What Are We Supposed To Do About Sweatshops?

Author’s Note: I must warn you that what you read below is an inadequate discussion of an extremely important topic.  I will rely on you as the reader to continue the discourse, as I do not have time to address every issue that I desire to here.

The title question is one that I have asked, and continue to ask, myself quite often.  My thoughts on the issue have evolved over time and came to a head while writing a paper in college for a class on the book of James.  The paper focused mainly on passages in James chapter two and chapter six.  The idea was to discuss how the current global economy, specifically the uses of sweatshops and cheap labor, interact with the passages.

While writing this paper I was also preparing to move to Haiti and I stumbled across some information about factories in there, both past a present, specifically Disney using Haitian laborers to put together Pocahontas sandals for a minute fraction of the amount of money the sandals were sold for, and also the Gildan T-shirt company, their own use of cheap labor, and the fact that those in charge of the factory had been implicated in numerous violent crimes as well as drug trafficking.  I had a hard time meshing the fact that I worked for an organization promoting justice in Haiti with being a consumer of products from these companies.  At the time the organization I was working for was even buying their promotional clothing from Gildan, made in Haiti, which as of my last hearing they no longer do.  To some degree it felt like walking up a downward moving escalator.

So my wife and I stopped buying products from Disney, our last purchase being tickets to see the Lion King musical, which was fantastic by the way, the year we were married.  We also stopped purchasing products from Wal-Mart, the distributor of many of those products and others made under similar conditions around the world.  We even stopped buying products from Gildan, which was probably the most difficult, being a huge fan of The University of Kentucky and an equally huge fan of wearing T-Shirts means that I often had to check the tags of my blue shirts, usually to my disappointment.  Later we stopped buying Nike, though I have admittedly purchased a few of their products in the past year.

I didn’t choose to boycott these companies for some act of nobility; I wasn’t making it a public scene, though I guess I am now,  I wasn’t boycotting these companies because I felt like I could change their practices or hurt them financially, I think Nike, Disney, and Wal-Mart will all be fine without my business.  I certainly wasn’t boycotting these companies to set myself apart from other people, to give myself some sense of superiority.  Rather, I did so simply because I felt like it was the right thing for me to do at that time and place and I did not, nor do I now think less of anyone who thinks otherwise, much like my thoughts on gun control.

I had a professor in an ethics course in college who, while discussing civil disobedience and boycotting, gave the class a bullet list of points that were important to remember in boycotting/protesting.  One of those points was that if there was not much chance of success then the boycott/protest should not be undertaken.  That has stuck with me for quite some time now and I could not disagree more, and was shocked that he even said it in the first place.  It is pretty terrifying to think what the world would look like right now if everyone held to those same beliefs.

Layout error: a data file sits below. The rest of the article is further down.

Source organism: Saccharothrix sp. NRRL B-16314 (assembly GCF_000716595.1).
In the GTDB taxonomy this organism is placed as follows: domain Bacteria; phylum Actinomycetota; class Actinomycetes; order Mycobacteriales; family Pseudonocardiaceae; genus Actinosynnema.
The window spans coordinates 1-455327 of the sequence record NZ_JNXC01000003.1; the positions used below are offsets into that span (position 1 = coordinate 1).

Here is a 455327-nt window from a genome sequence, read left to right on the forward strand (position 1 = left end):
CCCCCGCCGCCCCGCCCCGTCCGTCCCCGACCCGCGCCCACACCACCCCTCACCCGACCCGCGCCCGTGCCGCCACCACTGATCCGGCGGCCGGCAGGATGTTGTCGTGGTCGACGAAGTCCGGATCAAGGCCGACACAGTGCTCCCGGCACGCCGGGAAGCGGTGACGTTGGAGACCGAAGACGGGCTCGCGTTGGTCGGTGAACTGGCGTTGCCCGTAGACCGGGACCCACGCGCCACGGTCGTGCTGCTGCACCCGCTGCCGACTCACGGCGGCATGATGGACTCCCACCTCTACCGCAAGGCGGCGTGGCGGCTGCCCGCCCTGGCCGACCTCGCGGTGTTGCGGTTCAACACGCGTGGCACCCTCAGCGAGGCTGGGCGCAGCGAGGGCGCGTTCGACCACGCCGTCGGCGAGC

Where do we stop?  Should we actually boycott every company that does wrong?  Is there a line that has to be drawn?  Should we investigate every single company?  I am certain that while I have spurned some products that there are others I purchase that are guilty of equal, if not greater atrocities, and I just do not know of them.  Similarly there are most certainly parts and pieces that make up larger products that I own that were produced here in America manufactured under horrible conditions.  What do I do about that?  A few questions may need to be answered.

What is a sweatshop?  The definition of the word is obviously important.  When most people hear the word they first think of dark factories full of poorly compensated children who are often mistreated and sometimes subject to violence.  This may be a bit of a stylized description but the fact is that these places do exist. The recent events brought to like within Foxconn that include several major electronics producers, including Apple are proof (whether or not those companies knew of the conditions is disputed, though it appears Apple has at least tried to improve the situation).   I am confident when I say that I do not believe we should be buying products from companies that do business in this way.

But what do we do about matters that are not so cut and dried?  I think we can all agree that abusing children, or anyone for that matter, is wrong and that is should not be supported no matter how stylish the resulting shoe or computer may be, but what about when people are paid horrendously low wages in places like Haiti, India, and China in order to maximize profit for companies more than capable of paying a fair wage?